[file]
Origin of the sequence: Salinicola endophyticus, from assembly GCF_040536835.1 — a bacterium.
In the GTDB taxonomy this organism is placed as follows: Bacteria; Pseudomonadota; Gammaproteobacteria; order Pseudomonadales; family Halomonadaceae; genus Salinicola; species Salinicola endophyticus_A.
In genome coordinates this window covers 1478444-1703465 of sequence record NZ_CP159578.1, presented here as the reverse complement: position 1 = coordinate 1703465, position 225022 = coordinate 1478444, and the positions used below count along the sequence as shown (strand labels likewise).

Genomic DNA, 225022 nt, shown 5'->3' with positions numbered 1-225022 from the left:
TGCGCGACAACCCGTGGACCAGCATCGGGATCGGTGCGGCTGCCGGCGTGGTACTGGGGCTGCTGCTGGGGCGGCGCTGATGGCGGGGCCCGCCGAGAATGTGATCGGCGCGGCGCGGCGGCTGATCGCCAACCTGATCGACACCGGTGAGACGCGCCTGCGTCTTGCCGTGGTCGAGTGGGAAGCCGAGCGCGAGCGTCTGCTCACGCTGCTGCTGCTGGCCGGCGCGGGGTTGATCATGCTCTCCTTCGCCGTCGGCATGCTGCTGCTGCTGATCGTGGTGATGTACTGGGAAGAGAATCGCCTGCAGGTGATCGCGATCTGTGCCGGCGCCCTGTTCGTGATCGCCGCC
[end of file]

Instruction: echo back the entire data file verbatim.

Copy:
Origin of the sequence: Salinicola endophyticus, from assembly GCF_040536835.1 — a bacterium.
In the GTDB taxonomy this organism is placed as follows: Bacteria; Pseudomonadota; Gammaproteobacteria; order Pseudomonadales; family Halomonadaceae; genus Salinicola; species Salinicola endophyticus_A.
In genome coordinates this window covers 1478444-1703465 of sequence record NZ_CP159578.1, presented here as the reverse complement: position 1 = coordinate 1703465, position 225022 = coordinate 1478444, and the positions used below count along the sequence as shown (strand labels likewise).

Genomic DNA, 225022 nt, shown 5'->3' with positions numbered 1-225022 from the left:
TGCGCGACAACCCGTGGACCAGCATCGGGATCGGTGCGGCTGCCGGCGTGGTACTGGGGCTGCTGCTGGGGCGGCGCTGATGGCGGGGCCCGCCGAGAATGTGATCGGCGCGGCGCGGCGGCTGATCGCCAACCTGATCGACACCGGTGAGACGCGCCTGCGTCTTGCCGTGGTCGAGTGGGAAGCCGAGCGCGAGCGTCTGCTCACGCTGCTGCTGCTGGCCGGCGCGGGGTTGATCATGCTCTCCTTCGCCGTCGGCATGCTGCTGCTGCTGATCGTGGTGATGTACTGGGAAGAGAATCGCCTGCAGGTGATCGCGATCTGTGCCGGCGCCCTGTTCGTGATCGCCGCC